This legal analysis focuses on the typical case of a company that although it is not directly targeted by the measures established in order to prevent the spreading of the novel coronavirus, it still registers a decrease of demand, of the level of proceeds and of the production of goods and services.

Therefore, we will refer to the main categories of creditors of a company and the fact that the regulations instated so far in order to prevent the financial impact of the coronavirus pandemic, do not suspend the debtor’s insolvency filing duties.

Budgetary creditors

Budgetary creditors play an extremely important part in deciding the evolution of a company. According to the Law 85/2014 (the “Insolvency Law”), a claim for opening the insolvency procedure may be filed only if the level of the amounts owed to State budget is lower than 50% of the total declared debt of the relevant debtor. Therefore, it is obvious that an insolvency claim is highly dependent on the level of amounts owed to budgetary creditors.

Following the measures recently enacted by the Romanian government, we note that the due date of fiscal obligations has not been postponed. Moreover, the amount thereof has not been diminished – at least, this is the case for those due on March 25th.

The most important fiscal relaxation in place is that no penalties will be calculated with respect to these obligations and no enforcement measures will be ordered. However, the immediate consequence of these measures is that the State will have uncontested and liquid debts against the companies that do not pay.

Whether these receivables are indeed “not due” can generate complex debates, due to the fact that these continue to be, in general, receivables that may be subject to enforcement, given that this derogation is assumed by creditors only temporarily, and may nevertheless be raised by a third party. Additionally, these receivables may be taken into consideration when a company is subject to insolvency claims and financial difficulty verifications set forth by the law, as well as when drafting the consolidated list of creditors in the insolvency procedure.

Credit institutions  

The recent decision of the Supervision Committee of the National Bank of Romania comprises a series of interpretation elements. Among these, credit institutions and non-banking financial institutions are allowed not to set up provisions in certain conditions for the deferred payment and restructuring of certain loans, as well as not to access the reserves created, in accordance with the European regulations. However, there are many elements and interpretations to be taken into consideration in this respect.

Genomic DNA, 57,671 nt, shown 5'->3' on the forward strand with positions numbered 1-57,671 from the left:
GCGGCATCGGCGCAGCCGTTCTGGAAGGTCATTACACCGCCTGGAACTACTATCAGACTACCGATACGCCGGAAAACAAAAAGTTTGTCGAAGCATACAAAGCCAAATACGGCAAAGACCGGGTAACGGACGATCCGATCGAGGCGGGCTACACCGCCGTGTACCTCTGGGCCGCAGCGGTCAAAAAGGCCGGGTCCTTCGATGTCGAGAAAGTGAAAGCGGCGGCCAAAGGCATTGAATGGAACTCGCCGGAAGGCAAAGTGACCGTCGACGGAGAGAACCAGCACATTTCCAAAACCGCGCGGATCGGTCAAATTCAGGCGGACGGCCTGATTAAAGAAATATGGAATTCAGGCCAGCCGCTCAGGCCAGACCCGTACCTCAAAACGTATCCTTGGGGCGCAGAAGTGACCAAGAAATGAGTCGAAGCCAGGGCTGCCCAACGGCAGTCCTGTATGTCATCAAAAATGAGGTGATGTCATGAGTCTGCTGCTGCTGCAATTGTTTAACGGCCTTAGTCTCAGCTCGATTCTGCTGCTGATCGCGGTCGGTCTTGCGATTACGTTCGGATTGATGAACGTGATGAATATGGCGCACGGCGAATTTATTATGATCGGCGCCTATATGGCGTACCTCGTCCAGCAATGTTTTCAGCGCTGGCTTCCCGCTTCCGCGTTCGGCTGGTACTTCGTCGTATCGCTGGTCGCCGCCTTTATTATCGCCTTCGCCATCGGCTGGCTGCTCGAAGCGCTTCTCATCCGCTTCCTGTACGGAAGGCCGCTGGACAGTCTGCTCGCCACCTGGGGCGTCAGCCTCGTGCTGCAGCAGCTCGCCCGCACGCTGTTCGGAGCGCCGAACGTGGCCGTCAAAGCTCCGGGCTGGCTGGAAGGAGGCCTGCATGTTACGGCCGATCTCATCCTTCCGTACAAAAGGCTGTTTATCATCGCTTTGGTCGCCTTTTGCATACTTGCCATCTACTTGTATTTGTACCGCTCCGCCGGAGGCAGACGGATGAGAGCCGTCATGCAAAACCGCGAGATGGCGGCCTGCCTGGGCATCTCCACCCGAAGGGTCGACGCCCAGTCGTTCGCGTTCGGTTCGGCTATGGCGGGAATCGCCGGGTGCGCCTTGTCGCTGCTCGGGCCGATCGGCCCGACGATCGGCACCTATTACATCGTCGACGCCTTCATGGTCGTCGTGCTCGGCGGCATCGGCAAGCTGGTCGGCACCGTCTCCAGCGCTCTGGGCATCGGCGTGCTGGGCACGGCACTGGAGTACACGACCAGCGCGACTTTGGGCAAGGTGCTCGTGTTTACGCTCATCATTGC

In the same context, the Romanian Government adopted an emergency ordinance intended to ensure the deferred payment of installments related to loan agreements and leasing contracts concluded with credit institutions or non-banking financial institutions. The ordinance addresses to both natural and legal persons that were affected by the measures taken in the context of the pandemic outbreak.

The suspension of the payment of the installments may be obtained, only upon request, for a period ranging from one to nine months, but will, in any case, be granted only until December 31, 2020, at the latest.

We should bear in mind that credit institutions and non-banking financial institutions that will conclude bilateral deferred payment agreements will not be protected from the actions of the other creditors that may take measures against the debtor companies.

It is well known that Romania has the lowest level of financial intermediation in the European Union, and, at the same time, an extremely high level of supplier credit. Therefore, preventing banks to take measures against the debtors will not end the supplier credit obstruction and, as a consequence to this obstruction, the process of companies entering insolvency.

Utilities providers, registered office owners